Encouragingly, Paul Hornung was quick to realize his error. Unlike the recalcitrant Alex Karras, who thought himself railroaded, Hornung has been contrite and has tried to say all the right things. He says if he had it to do over again he would still "tell all" to Commissioner Rozelle. "Hell, yes, I would. I broke the rule. I'm guilty. And what anybody else might have been doing wrong is no matter to me." Hornung admits he is not sure of all the implications of the rule he violated, and he does not consider his action "immoral," but he knows for sure his conduct "wasn't kosher."
Still to be determined is what sorcery could make a Paul Hornung risk his handsome neck and handsome way of living by assaulting, as he did, a rule he can read on every locker room wall in the National Football League. The answer is not too hard to find. In a sense, Paul Hornung was indoctrinated to excess at age 17 with the coming of the first high-pressure college recruiter ("I wasn't offered a car or anything big like that," he recalls, "but in some cases I was promised extra money"). So sought after was he that Paul (Bear) Bryant, now at Alabama but then coach at the University of Kentucky, brought the governor of Kentucky to the modest Hornung apartment in Louisville to help charm Hornung into accepting a scholarship in 1953. Bryant has since said he would have stayed at Kentucky three more years had he landed Hornung. He did not get Hornung, however, principally because of Hornung's mother, whose abiding dream was for her son to go to Notre Dame. Hornung was asleep in another room when the governor came to call, and Mrs. Hornung did not bother to wake him up.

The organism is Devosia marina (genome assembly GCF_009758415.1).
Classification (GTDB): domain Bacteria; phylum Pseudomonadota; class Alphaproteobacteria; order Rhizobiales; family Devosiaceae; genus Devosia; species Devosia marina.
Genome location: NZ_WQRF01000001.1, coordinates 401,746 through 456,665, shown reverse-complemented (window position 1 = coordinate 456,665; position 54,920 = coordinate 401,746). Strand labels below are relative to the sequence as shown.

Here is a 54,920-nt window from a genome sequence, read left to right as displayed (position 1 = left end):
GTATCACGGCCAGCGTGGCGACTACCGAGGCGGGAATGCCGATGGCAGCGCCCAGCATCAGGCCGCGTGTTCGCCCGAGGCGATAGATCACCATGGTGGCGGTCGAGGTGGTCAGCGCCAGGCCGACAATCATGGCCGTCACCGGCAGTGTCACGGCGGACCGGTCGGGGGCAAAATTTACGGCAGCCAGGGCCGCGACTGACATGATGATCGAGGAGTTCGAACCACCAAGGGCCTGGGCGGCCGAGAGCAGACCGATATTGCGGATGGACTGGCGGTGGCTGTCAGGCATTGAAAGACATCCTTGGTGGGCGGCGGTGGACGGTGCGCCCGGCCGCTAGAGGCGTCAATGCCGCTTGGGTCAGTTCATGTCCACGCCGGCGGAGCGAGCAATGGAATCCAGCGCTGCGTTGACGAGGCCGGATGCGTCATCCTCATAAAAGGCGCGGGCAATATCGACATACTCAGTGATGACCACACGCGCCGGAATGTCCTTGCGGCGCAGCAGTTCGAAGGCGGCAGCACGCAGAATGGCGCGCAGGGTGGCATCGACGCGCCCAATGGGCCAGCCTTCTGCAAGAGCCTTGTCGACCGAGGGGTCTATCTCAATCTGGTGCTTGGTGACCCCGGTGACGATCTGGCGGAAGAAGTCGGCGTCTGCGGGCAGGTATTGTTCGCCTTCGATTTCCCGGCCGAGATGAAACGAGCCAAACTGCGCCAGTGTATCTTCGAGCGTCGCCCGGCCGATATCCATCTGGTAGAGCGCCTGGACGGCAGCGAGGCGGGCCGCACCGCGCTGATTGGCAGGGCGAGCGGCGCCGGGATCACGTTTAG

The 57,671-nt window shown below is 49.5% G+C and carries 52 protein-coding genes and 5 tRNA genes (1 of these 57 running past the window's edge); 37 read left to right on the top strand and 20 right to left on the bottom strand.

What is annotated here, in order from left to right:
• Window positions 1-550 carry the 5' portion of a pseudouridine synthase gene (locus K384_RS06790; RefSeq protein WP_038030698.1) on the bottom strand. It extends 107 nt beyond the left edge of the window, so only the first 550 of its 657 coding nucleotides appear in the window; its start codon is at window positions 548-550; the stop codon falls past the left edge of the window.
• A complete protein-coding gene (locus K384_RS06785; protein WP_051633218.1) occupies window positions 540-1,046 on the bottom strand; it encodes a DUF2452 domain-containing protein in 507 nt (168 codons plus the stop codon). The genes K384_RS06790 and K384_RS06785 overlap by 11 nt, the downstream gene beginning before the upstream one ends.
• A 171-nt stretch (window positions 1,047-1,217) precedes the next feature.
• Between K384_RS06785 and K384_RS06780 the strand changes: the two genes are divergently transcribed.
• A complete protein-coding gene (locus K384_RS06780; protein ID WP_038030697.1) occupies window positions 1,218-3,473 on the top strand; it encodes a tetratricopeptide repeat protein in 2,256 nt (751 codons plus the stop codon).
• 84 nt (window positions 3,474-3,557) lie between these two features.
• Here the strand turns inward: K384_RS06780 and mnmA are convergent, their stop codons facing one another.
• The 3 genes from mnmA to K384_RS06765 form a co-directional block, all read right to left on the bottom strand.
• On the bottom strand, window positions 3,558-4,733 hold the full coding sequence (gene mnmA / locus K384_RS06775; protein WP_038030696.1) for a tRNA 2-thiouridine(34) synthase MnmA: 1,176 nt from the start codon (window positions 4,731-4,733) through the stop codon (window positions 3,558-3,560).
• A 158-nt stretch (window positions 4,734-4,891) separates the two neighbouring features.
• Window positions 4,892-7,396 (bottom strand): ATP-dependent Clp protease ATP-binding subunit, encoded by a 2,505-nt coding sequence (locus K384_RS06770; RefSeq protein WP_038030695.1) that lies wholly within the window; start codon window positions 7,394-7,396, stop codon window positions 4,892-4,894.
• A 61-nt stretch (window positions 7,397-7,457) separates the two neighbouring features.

As a Notre Dame man, Hornung found that he could rationalize the firing of his former coach, Terry Brennan, for being "too young," even though Brennan had been hired five years earlier when he was five years younger. Hornung called it part of the game. Used to special treatment as a pro star, it seemed natural to Hornung that the U.S. Army obligingly gave him weekends off so that he might continue his career with the Packers. He had found he could scarcely get out of the way of people wanting to do him favors and give him money. It was by this time quite easy to take lightly "a simple little wager" of $100 or $200. The money didn't mean much to him, why should the rule? After all, he said, "I'm just another one of the vehicles in this business."
The point about Paul Hornung, of course, is that he is not unique among American athletes. Commercial sport is a business. The people who run it—whether they be college presidents or owners of big league ball clubs—want to be successful. They are successful if they win, and they win when they have the best players. But this drive to excel puts terrifying, almost unreasonable pressure on good athletes such as Hornung. Small wonder that the values of such gifted athletes become relative and that rules become playthings to be toyed with. The young men often develop what ex-West Point Coach Earl Blaik calls a what-the-hell attitude.
They also take their confusion into adult life. Wes Santee, the former star miler, who now sells insurance in Lawrence, Kans., was banned from amateur running for life for accepting $1,500 in "extra" expense money. He reserves the right to be especially critical of promoters who run amateur meets, and he blames them for his downfall. "If a track meet promoter or official tells a boy, 'The present rule on expenses is antiquated. Here's two or three times what you are legitimately supposed to get,' why expect the kid to be simon-pure? I remember when I first began running well. This promoter called to ask if I'd compete in his meet. 'How much expenses do you want?' he said. I didn't know what to say. I was a greenhorn. He said, "Would $800 be enough?' My eyes almost popped out. I was green as a young runner, then, but I became a pro real quick."